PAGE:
P[N = j], so (note what happens to the indices when we switch
the sums)
k∈N
P[N ≥ k] =
k∈N
k≤j<∞
P[N = j]
=
j∈N
1≤k≤j
P[N = j] =
∞
j=1
j P[N = j] = E[N].
Theorem 3.5 (Wald’s Identity II). Let (ξ
n
)
n∈N
be a sequence of independent, identically dis
tributed random variables with E
_
[ξ
1
[
¸
< ∞. Set
X
n
=
n
k=1
ξ
k
, n ∈ N
0
.
If T is an (X
n
)
n∈N
0
stopping time such that E[T] < ∞, then
E[X
T
] = E[ξ
1
] E[T].
Proof. Here is another way of writing the sum
T
k=1
ξ
k
:
T
k=1
ξ
k
=
k∈N
0
ξ
k
1
{k≤T}
.
The idea behind it is simple: add all the values of ξ
k
for k ≤ T and keep adding zeros (since
ξ
k
1
{k≤T}
= 0 for k > T) after that. Taking expectation of both sides and switching E and
(this
can be justiﬁed, but the argument is technical and we omit it here) yields:
E
_
T
k=1
ξ
k
_
=
∞
k=1
E[1
{k≤T}
ξ
k
]. (3.1)
Now lets look at the random variable 1
{k≤T}
more closely. We have
1
{k≤T}
= 1 −1
{k>T}
= 1 −1
{k−1≥T}
= 1 −
k−1
j=0
1
{T=j}
= 1 −
k−1
j=0
G
j
(ξ
1
, . . . , ξ
j
),
21
where G
j
(ξ
1
, . . . , ξ
j
) is the decision function which corresponds to the the event ¦T = j¦. In
particular, we see that the random variable 1
{k≤T}
can be written as function of the variables
(ξ
1
, . . . , ξ
k−1
). As the random variables (ξ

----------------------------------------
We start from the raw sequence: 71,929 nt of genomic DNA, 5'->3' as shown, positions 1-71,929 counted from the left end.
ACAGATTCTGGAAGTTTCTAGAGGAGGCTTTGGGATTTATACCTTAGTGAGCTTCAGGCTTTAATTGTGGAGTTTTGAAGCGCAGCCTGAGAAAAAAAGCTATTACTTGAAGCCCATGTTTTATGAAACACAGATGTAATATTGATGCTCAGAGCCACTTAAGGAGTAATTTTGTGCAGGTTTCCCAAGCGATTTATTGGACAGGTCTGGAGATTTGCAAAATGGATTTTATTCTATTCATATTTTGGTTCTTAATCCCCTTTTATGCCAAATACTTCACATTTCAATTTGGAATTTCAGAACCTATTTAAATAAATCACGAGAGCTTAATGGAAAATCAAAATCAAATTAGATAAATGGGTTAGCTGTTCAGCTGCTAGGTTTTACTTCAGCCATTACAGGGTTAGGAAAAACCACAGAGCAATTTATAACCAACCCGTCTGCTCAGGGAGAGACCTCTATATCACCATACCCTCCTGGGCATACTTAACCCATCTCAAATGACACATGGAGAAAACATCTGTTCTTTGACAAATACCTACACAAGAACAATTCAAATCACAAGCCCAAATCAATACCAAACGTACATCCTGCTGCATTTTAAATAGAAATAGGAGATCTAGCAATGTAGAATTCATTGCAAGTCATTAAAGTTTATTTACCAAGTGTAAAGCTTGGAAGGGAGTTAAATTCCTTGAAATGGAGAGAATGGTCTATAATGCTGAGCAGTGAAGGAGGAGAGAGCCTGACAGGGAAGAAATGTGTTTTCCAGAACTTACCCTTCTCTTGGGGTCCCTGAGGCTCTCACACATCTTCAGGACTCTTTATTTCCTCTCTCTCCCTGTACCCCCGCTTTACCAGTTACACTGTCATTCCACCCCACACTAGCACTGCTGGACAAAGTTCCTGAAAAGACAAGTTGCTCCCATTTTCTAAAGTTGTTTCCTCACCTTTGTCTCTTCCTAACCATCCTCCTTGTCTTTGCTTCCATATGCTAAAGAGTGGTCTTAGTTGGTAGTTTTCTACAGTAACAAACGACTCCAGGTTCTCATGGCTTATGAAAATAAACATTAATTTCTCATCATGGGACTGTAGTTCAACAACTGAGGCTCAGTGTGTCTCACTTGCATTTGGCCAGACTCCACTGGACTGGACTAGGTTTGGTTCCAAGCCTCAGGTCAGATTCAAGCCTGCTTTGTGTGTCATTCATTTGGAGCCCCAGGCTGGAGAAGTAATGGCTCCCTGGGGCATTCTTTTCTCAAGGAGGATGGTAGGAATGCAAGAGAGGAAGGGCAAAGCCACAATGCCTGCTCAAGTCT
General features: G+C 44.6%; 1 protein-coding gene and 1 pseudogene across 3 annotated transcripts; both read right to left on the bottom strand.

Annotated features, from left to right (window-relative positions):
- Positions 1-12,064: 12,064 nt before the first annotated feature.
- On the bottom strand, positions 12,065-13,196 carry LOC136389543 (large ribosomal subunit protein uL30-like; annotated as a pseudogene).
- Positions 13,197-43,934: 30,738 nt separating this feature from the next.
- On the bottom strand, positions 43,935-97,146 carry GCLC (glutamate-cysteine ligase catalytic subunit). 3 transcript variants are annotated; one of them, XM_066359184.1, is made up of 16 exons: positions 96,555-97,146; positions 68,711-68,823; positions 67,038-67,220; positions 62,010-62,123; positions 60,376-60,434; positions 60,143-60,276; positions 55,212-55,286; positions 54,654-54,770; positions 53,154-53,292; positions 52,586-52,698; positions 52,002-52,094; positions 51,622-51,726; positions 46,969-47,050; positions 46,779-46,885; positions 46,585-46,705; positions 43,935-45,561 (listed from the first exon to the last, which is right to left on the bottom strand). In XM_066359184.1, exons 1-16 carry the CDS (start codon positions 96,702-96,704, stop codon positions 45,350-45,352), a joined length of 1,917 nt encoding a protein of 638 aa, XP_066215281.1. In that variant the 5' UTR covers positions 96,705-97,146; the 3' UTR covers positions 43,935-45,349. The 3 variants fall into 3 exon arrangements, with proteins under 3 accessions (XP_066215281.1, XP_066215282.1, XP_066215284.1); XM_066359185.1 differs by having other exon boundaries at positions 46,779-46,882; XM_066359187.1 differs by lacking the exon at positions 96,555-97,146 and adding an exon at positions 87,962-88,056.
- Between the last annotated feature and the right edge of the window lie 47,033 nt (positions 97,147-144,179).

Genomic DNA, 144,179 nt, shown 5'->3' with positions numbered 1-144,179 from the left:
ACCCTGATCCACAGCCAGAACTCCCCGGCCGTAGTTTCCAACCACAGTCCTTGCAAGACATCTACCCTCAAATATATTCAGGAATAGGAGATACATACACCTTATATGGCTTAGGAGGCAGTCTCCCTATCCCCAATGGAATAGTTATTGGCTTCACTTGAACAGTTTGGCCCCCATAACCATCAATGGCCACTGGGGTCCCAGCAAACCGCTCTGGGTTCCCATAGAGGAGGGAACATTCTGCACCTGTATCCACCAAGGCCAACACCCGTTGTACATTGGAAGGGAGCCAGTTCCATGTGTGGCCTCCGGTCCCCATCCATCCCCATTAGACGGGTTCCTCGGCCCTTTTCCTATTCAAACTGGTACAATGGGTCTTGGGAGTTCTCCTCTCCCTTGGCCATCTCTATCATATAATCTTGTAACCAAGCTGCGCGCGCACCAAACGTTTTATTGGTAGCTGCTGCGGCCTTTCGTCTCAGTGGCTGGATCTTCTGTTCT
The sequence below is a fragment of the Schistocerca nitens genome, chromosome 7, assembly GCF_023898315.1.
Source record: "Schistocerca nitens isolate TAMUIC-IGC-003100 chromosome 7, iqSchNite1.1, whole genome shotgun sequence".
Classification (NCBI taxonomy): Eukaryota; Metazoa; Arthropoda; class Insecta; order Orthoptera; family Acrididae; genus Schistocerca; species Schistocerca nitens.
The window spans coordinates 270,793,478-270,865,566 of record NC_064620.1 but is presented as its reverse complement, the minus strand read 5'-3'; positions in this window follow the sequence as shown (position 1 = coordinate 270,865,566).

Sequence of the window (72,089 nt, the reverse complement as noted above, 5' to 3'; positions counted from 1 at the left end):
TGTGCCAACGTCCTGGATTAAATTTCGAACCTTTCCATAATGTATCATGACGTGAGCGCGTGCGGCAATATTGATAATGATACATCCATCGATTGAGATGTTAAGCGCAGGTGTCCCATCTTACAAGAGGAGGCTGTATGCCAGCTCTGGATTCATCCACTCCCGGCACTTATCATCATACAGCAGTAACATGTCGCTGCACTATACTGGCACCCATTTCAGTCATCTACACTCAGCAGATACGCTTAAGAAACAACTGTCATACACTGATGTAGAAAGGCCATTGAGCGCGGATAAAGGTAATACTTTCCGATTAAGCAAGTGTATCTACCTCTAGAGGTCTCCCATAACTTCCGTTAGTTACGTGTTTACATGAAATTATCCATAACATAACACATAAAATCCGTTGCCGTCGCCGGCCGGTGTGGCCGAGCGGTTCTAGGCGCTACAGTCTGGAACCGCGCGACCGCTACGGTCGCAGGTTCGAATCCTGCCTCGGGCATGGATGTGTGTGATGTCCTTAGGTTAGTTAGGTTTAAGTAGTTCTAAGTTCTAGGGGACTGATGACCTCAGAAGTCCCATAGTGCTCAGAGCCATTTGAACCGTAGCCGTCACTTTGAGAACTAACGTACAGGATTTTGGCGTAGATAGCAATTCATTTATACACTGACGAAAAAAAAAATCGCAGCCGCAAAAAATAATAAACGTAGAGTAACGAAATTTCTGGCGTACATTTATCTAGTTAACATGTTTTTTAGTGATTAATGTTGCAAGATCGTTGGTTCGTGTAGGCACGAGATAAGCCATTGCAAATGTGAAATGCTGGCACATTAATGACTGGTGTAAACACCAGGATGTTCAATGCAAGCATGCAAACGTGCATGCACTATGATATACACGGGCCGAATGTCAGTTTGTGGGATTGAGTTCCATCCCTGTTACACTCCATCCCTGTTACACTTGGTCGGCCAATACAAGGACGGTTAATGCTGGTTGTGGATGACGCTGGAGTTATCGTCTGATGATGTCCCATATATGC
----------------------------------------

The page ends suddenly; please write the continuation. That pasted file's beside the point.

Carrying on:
1
, . . . , ξ
k
) are independent, the random variables 1
{k≤T}
and ξ
k
are also independent. This means that
E
_
T
k=1
ξ
k
_
=
∞
k=1
E[1
{k≤T}
] E[ξ
k
] = E[ξ
k
]
∞
k=1
P(k ≤ T) = E[ξ
k
]E[T].
Example 3.6 (Gambler’s ruin problem). A gambler start with x ∈ N dollars and repeatedly
plays a game in which he wins a dollar with probability
1
2
and loses a dollar with probability
1
2
. He
decides to stop when one of the following two things happens:
1. he goes bankrupt, i.e., his wealth hits 0, or
2. he makes enough money, i.e., his wealth reaches some level a > x.
The classical “Gambler’s ruin” problem asks the following question: what is the probability that the
gambler will make a dollars before he goes bankrupt?
Gambler’s wealth (W
n
)
n∈N
is modeled by a simple random walk starting from x, whose incre
ments ξ
k
= W
k
−W
k−1
are cointosses. Then W
n
= x +X
n
, where X
n
=
n
k=0
ξ
k
, n ∈ N
0
. Let T
be the time the gambler stops. We can represent T in two diﬀerent (but equivalent) ways. On the
one hand, we can think of T as the smaller of the two hitting times T
−x
and T
a−x
of the levels −x
and a − x for the random walk (X
n
)
n∈N
0
(remember that W
n
= x + X
n
, so these two correspond
to the hitting times for the process (W
n
)
n∈N
0
of the levels 0 and a). On the other hand, we can
think of T as the ﬁrst hitting time of the twoelement set ¦−x, a −x¦ for the process (X
n
)
n∈N
0
. In
either case, it is quite clear that T is a stopping time (can you write down the decision functions?).